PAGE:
HW_03_04_SOLN - ECO220Y: Homework, Lectures 3 & 4 SOLUTIONS...

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Page 1 of 2 ECO220Y: Homework, Lectures 3 & 4 – SOLUTIONS (1) Symmetric, bell shaped, unimodal. Resist the temptation to call this bimodal and positively skewed: it is not. When we are describing the shape we see in a histogram we are trying to make inferences about the distribution of the population. However, the histogram is based on a SAMPLE: samples are subject to sampling noise. We do NOT want our conclusions to be driven by sampling noise. This means that we should look for major trends in the histogram and not get worked up about small deviations from the ideal bell shape: there will often be small deviations due to sampling noise. We will never see a perfect bell shape in a sample even if the sample is taken from a perfect bell shaped population. Modality refers to MAJOR PEAKS: the reason for the word “major” is to avoid counting up every small peak that can happen with sampling noise. Exactly 30 (13.2%) of the observations are less than 0, but you can’t figure that exact number out with the given information. Just eye-balling the picture, you should get an answer between 10 – 50 observations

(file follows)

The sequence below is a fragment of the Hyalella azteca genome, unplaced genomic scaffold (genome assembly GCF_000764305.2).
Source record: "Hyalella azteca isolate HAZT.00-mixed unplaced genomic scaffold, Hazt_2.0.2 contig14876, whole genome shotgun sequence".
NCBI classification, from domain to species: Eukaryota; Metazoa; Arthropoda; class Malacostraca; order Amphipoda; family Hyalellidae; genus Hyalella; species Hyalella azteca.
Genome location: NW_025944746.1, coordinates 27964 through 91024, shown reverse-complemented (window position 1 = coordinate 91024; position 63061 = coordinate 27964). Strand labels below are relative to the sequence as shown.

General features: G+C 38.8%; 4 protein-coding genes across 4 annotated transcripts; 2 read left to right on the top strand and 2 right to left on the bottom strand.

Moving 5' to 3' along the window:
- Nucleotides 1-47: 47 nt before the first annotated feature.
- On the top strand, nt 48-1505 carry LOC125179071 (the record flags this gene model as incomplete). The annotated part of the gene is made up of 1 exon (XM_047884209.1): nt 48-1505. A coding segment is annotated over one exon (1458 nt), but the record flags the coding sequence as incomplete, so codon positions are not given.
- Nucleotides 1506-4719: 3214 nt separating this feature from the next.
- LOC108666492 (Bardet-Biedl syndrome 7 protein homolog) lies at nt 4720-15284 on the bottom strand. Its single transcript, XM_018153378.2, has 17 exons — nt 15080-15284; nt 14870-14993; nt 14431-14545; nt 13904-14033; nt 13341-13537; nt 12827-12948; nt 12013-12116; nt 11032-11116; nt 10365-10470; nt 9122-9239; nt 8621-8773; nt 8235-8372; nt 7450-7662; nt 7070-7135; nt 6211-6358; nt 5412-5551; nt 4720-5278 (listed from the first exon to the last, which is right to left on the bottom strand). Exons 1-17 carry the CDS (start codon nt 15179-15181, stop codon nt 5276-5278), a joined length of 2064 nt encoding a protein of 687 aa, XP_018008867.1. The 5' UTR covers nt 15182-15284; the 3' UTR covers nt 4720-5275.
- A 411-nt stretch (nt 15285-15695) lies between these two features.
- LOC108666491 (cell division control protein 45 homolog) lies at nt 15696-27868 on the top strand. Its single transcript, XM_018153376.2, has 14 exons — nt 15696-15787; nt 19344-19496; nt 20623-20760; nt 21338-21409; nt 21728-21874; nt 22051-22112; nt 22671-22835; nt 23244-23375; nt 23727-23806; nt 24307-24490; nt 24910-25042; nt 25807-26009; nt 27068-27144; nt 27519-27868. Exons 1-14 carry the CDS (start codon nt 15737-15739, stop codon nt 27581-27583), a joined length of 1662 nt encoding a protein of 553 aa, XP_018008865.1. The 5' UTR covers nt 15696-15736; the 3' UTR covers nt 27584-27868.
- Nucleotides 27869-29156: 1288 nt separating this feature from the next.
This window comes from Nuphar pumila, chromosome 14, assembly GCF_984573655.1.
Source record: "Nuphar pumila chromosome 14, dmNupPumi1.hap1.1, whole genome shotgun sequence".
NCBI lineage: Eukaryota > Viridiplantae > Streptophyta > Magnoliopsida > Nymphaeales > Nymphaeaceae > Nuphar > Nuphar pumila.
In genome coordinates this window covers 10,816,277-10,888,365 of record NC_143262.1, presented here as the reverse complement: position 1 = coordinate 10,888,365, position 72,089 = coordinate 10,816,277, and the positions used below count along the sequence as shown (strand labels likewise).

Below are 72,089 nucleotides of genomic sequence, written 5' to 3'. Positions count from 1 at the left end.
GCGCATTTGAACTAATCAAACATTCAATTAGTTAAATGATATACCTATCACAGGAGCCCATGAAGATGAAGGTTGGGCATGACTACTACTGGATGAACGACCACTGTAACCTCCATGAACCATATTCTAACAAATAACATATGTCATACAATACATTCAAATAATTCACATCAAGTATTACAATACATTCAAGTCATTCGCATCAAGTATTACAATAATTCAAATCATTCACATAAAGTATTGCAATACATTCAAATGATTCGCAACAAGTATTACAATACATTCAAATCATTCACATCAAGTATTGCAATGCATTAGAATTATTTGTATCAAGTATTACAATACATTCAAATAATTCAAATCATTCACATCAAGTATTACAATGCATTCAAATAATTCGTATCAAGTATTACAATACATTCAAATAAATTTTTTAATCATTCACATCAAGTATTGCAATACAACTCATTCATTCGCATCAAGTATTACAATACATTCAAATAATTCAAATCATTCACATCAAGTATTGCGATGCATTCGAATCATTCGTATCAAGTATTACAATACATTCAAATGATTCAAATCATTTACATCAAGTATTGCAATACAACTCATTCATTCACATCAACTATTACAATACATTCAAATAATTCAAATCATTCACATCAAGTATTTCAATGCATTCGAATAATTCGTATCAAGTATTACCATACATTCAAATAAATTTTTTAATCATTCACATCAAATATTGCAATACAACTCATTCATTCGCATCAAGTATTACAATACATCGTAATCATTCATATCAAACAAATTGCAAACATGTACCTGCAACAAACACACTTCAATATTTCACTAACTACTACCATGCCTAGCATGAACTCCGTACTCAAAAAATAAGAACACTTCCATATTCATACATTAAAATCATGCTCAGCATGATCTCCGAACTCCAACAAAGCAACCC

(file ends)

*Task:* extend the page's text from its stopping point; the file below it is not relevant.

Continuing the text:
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This note was uploaded on 03/01/2011 for the course ECON 220 taught by Professor Tanaka during the Spring '11 term at University of Toronto- Toronto.

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HW_03_04_SOLN - ECO220Y: Homework, Lectures 3 & 4 SOLUTIONS...

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